Evaluating property and determining who receives it is an important part of the probate process. Sometimes, if a decedent owned property in multiple states, the process of ancillary probate must be initiated to settle the estates in those states. Although seemingly confusing, ancillary probate can be easy to understand.
During the probate process, a decedent’s assets are divided between the beneficiaries named in their will. Secondary probate, also referred to as ancillary probate, is the legal process that takes place when a non-resident passes away while holding property in the state. To manage the property a decedent had in California, an auxiliary probate lawyer is required. According to probate law, the administration of an estate must take place in the state where the decedent lived at the time of their passing.
However, the probate court from out of state cannot make any decisions on the deceased’s California-owned property, including real estate. As a result, to administer this property in California, a supplementary, or ancillary, probate will be required. Ancillary probate proceedings give a court the ability to allocate the non-California resident’s property to the deceased person’s beneficiaries. They can also compel the sale of the property so that the proceeds can be disbursed.
Ancillary or subsidiary probate performs many of the same functions as primary probate. The probate procedure normally entails identifying all of the decedent’s possessions and assets. It also involves estimating the value of anything they may have at the time of death. The executor of the decedent’s estate subsequently settles any outstanding bills or taxes that the decedent may have owed. Any leftover property is typically transferred to the decedent’s heirs or beneficiaries following the will, after all obligations and taxes are paid. Ancillary probate, on the other hand, will be necessary if any of the deceased’s surviving assets are located in a separate state.
When a resident of another state passes away while investing in property in California, the primary probate procedure in that state supersedes California’s supplementary probate procedure. Sections 12500 through 12591 of the California Probate Code create this auxiliary probate procedure. Probate Code Sections 12500–12591 contain particular guidelines for handling non-resident estates. Probate Code Sections 12570–12573 include the only exception to the necessity for supplementary probate to distribute property. If certain conditions are met, these sections permit the distribution of a small estate’s personal property rather than its real estate.
When going through the ancillary probate process, the phrase “domiciliary” is used when discussing residency. Domiciliary is used to describe residency, meaning that wherever an individual lived, that would be described as their domicile. For ancillary probate, two kinds of domiciliary will be used:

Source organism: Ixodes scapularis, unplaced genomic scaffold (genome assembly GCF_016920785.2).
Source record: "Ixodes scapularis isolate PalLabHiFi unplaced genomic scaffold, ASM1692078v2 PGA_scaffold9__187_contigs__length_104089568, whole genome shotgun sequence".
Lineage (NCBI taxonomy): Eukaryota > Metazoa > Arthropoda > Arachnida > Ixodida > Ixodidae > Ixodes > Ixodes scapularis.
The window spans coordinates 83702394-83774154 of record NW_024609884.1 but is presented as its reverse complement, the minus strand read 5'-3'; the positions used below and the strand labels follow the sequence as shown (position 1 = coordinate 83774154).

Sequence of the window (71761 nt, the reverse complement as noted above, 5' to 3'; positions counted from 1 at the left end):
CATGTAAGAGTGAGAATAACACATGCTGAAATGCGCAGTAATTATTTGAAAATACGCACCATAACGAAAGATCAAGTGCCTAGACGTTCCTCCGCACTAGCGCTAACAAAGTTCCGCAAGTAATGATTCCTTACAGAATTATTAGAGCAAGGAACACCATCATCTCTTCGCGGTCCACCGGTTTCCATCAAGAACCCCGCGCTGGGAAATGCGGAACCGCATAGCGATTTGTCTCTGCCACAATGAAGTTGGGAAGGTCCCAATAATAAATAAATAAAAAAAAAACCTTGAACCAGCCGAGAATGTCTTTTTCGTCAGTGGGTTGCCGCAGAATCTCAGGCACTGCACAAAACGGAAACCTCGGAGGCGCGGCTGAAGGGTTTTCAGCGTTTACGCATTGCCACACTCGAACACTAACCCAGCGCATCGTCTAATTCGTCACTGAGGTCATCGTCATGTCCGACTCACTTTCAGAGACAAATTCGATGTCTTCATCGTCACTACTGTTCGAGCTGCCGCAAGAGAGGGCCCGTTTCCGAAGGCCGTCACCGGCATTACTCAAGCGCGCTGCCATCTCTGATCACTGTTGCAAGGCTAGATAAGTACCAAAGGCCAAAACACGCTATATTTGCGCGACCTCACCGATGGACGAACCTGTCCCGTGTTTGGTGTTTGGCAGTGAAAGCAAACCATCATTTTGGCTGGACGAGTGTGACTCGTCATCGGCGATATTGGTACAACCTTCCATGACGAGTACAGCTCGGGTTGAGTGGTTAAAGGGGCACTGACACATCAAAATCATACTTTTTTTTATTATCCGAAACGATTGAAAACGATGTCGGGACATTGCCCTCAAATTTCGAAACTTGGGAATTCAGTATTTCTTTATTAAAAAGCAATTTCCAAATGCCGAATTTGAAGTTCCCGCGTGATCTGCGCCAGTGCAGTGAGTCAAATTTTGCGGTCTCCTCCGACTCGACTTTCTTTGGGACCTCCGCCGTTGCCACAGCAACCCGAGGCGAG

Because each probate process is separate, understanding the differences between primary and ancillary probate starts with understanding how these situations differ from one another. Depending on whether the decedent was a California or foreign domiciliary, the paperwork and filings for each can differ drastically.
A: Ancillary means anything supplementary to the original body when used in a legal context. For estate administration, an ancillary estate is a separate estate or holding in a different state than the one where the individual passed away. For example, if a California resident owned a house in Texas, that out-of-state holding would be part of their ancillary estate.
A: When going through the probate process, any assets or holdings owned by the decedent are reviewed and disbursed among named beneficiaries. For those with out-of-state holdings, these assets will go through probate in their respective states, being recognized as ancillary to the original estate. Each state must go through a separate probate process for these assets. They cannot handle assets from other states.
A: All kinds of property are subject to ancillary probate, but real estate is the most common asset that goes through the ancillary probate process. For example, a California resident owned a vacation home in Washington. The probate process for that real estate holding would be handled by Washington. It would be ancillary to the California probate process.
A: For those living in California or those who own property in California, the ancillary probate process is necessary for settling their estates for each piece of property. The primary estate is located in the state where the decedent was legally considered to be a resident. The location of their other assets is the ancillary estate holding.
Settling an estate through the probate process can be hard to handle alone. It can be especially difficult when factoring in ancillary estates and their respective probate processes. When going into any ancillary probate-related discussions, an experienced probate lawyer can help sort out any confusion. For those in California, Sweeney Probate Law is here to help. Contact us to schedule a meeting with our team.